Renault’s Hyvia sets out ambitious plans for hydrogen in the logistics sector
07 July 2021
Hyvia, a joint venture between Renault Group and Plug Power, has launched its plans to sell hydrogen fuel-cell commercial vehicles across Europe. The company also has ambitions to develop an entire hydrogen ecosystem by the end of 2021.
The automotive industry is waking up to the potential of hydrogen as a fuel. Hyvia will use the technology in the commercial-vehicle market, which suits the logistical challenges posed by switching to zero-emission technology. Both increased range and limited refuelling times are required by this market, which battery-electric technology struggles to achieve. However, the company is aware that more needs to be done than developing the fuel-cell.
Therefore, Hyvia will develop green hydrogen, store the fuel, and distribute it through a network of refuelling stations. The company plans to achieve this by the end of the year, while also bringing three vehicles to market at the same time.
Should the development of both the infrastructure and technology prove successful, bosses at the company have suggested they may develop passenger-cars based on fuel cells in the future. However, for now, the only area of focus is the commercial-vehicle market.
Renault Group has a 40% market share in the electric light-commercial vehicle (eLCV) sector. Alongside this, the manufacturer has been developing fuel-cell vans and trucks since 2014. Hyvia is will draw on this experience, offering a range of hydrogen LCVs by the end of 2021 and aims to have a market share of 30% of the whole LCV market by 2030.
The Master Van H2-TECH is a large van that is best suited for the transport of goods, with a range of up to 500km and a cargo volume of 12m3. The Master Chassis Cab H2-TECH has even more cargo space (19m3) and a range of 250km. The Master Citybus H2-TECH is an urban minibus that can carry up to 15 passengers, ideal for businesses, municipalities and local public services, with a range of 300km.
These vehicles are built on a dual-power architecture, using both electric and hydrogen-based energy. The vehicles have a range of up to 500km: 100km from electrical power, the rest from hydrogen. They are equipped with a 33kWh battery, a 30kW fuel cell, and tanks containing between 3-7kg of hydrogen, depending on the version.
Fuel-cell technology offers much more convenience than battery-electric drivetrains, especially in the world of logistics. They can be driven for great distances and refuel in minutes, much like current petrol and diesel engines. However, the only emission from the tailpipe is water – a by-product of the hydrogen and oxygen reaction to create electricity for the vehicle motors.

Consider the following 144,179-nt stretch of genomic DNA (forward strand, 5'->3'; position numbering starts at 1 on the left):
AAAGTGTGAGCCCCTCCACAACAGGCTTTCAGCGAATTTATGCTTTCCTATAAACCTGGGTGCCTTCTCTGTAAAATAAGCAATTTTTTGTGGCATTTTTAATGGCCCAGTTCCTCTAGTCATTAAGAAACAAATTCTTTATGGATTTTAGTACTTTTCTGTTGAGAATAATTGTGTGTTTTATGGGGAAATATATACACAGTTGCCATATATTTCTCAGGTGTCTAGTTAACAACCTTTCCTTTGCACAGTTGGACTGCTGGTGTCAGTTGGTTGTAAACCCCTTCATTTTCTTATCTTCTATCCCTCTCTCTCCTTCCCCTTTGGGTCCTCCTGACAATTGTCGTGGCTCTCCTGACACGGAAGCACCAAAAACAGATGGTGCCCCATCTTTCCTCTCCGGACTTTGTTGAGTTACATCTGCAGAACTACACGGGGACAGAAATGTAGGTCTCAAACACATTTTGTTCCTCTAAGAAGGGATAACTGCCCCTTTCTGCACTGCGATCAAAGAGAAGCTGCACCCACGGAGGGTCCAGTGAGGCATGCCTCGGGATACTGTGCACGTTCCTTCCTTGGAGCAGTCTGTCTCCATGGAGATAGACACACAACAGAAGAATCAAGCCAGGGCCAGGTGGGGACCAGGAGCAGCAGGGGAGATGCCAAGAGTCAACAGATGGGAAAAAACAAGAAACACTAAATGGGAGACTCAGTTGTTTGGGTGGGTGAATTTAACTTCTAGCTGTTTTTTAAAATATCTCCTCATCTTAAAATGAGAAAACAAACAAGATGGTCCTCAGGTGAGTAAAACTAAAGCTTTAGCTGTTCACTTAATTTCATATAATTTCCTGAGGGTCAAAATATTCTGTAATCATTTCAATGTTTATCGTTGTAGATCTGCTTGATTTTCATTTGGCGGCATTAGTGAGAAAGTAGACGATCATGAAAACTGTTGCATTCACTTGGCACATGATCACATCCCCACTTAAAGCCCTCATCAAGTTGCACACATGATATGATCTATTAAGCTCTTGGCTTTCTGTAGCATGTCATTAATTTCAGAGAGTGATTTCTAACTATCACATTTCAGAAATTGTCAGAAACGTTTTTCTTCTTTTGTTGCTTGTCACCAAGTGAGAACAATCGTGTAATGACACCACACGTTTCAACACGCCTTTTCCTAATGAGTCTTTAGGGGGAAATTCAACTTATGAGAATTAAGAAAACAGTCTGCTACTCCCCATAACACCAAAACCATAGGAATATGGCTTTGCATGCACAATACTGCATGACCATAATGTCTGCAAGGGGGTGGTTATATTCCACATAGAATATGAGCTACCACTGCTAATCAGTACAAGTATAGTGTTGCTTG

However, just like in the early days of battery-electric vehicle (BEV) technology, there are concerns around how the ‘fuel’ is produced and the infrastructure that is available for adopters to use.
Creating a microsystem
To combat these concerns, Hyvia is looking to develop the fuel-cell market beyond the vehicle and create a new microsystem to manage the production of green hydrogen and build the European infrastructure for its vehicles. It aims to implement this by the end of the year.
‘To meet the challenges of hydrogen mobility, we need to offer fuel-cell vehicles and the entire ecosystem,’ said David Holderbach, president of Hyvia. ‘[The company] offers turnkey mobility solutions that leverage the production, storage, distribution of green hydrogen and a wide range of H2 LCVs. These solutions will meet the new needs of businesses, large accounts, fleets, and local communities and drive energy transition as a whole.’
Harnessing the 20-year experience of Plug Power in the hydrogen market, the brand aims to have a network of more than 100 refuelling stations that dispense over 40 tonnes of hydrogen every day. Hyvia will offer electrolysis solutions, mobile-storage stations and, by late 2021, hydrogen-refuelling stations. These stations will be available to rent or purchase.
The entire process will be based in France. Hyvia has headquarters in Villiers Saint-Frédéric, the home of Renault Group’s LCV engineering and development. Assembly of fuel cells and hydrogen-refuelling stations will begin later this year at Flins, while production of the vehicles will take place at Renault’s plant in Batilly.
The European Green Deal initiative from the European Commission calls for a reduction in carbon emissions of 50% by 2030. Hyvia believes that this can only be achieved by applying u hydrogen technology to the transport sector.
Alongside vehicle manufacturers, governments too are aware of the need to develop a hydrogen ecosystem. France is investing €9 billion into green-hydrogen development, with Germany funding research and development in the fuel with up to €7 billion.
But a challenge for transport is limited availability of refuelling stations, with only 150 currently in Europe and a forecast of 3,500 by 2030. Hyvia plans to increase this number while also lowering the cost of vehicles, fuel cells and the green hydrogen itself through new research and partnerships.
Should these challenges be overcome, it is possible the technology could find itself being used in passenger cars alongside the logistics sector. When questioned, bosses at Hyvia did not dismiss the opportunities, stating that it would make sense if the technology becomes successful. This would bring Renault alongside Toyota, Hyundai, BMW and Jaguar Land Rover in exploring and using fuel cells for the passenger-car market.